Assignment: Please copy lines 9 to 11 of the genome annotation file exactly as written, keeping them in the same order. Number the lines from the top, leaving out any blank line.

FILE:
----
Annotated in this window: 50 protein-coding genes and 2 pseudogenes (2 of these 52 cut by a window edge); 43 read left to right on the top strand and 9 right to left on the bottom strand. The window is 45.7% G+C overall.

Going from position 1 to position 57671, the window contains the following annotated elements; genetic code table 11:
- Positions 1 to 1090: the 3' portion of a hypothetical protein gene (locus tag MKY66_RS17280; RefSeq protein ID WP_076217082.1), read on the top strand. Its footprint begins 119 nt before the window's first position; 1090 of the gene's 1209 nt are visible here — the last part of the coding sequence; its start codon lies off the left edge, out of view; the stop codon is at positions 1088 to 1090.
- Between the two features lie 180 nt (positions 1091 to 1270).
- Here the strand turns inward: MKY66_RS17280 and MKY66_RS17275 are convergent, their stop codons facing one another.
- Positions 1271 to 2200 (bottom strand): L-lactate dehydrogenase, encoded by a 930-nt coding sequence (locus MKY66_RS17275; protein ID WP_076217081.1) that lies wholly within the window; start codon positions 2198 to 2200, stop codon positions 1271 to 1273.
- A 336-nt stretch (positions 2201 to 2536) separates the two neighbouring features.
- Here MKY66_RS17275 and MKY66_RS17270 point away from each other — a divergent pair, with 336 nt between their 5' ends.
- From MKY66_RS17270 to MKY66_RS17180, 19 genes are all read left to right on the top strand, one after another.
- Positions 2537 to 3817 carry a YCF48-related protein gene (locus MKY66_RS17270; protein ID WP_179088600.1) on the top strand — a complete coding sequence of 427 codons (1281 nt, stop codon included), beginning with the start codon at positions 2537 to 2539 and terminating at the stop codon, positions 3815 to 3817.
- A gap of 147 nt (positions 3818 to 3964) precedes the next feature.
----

- From MKY66_RS17270 to MKY66_RS17180, 19 genes are all read left to right on the top strand, one after another.
- Positions 2537 to 3817 carry a YCF48-related protein gene (locus MKY66_RS17270; protein ID WP_179088600.1) on the top strand — a complete coding sequence of 427 codons (1281 nt, stop codon included), beginning with the start codon at positions 2537 to 2539 and terminating at the stop codon, positions 3815 to 3817.
- A gap of 147 nt (positions 3818 to 3964) precedes the next feature.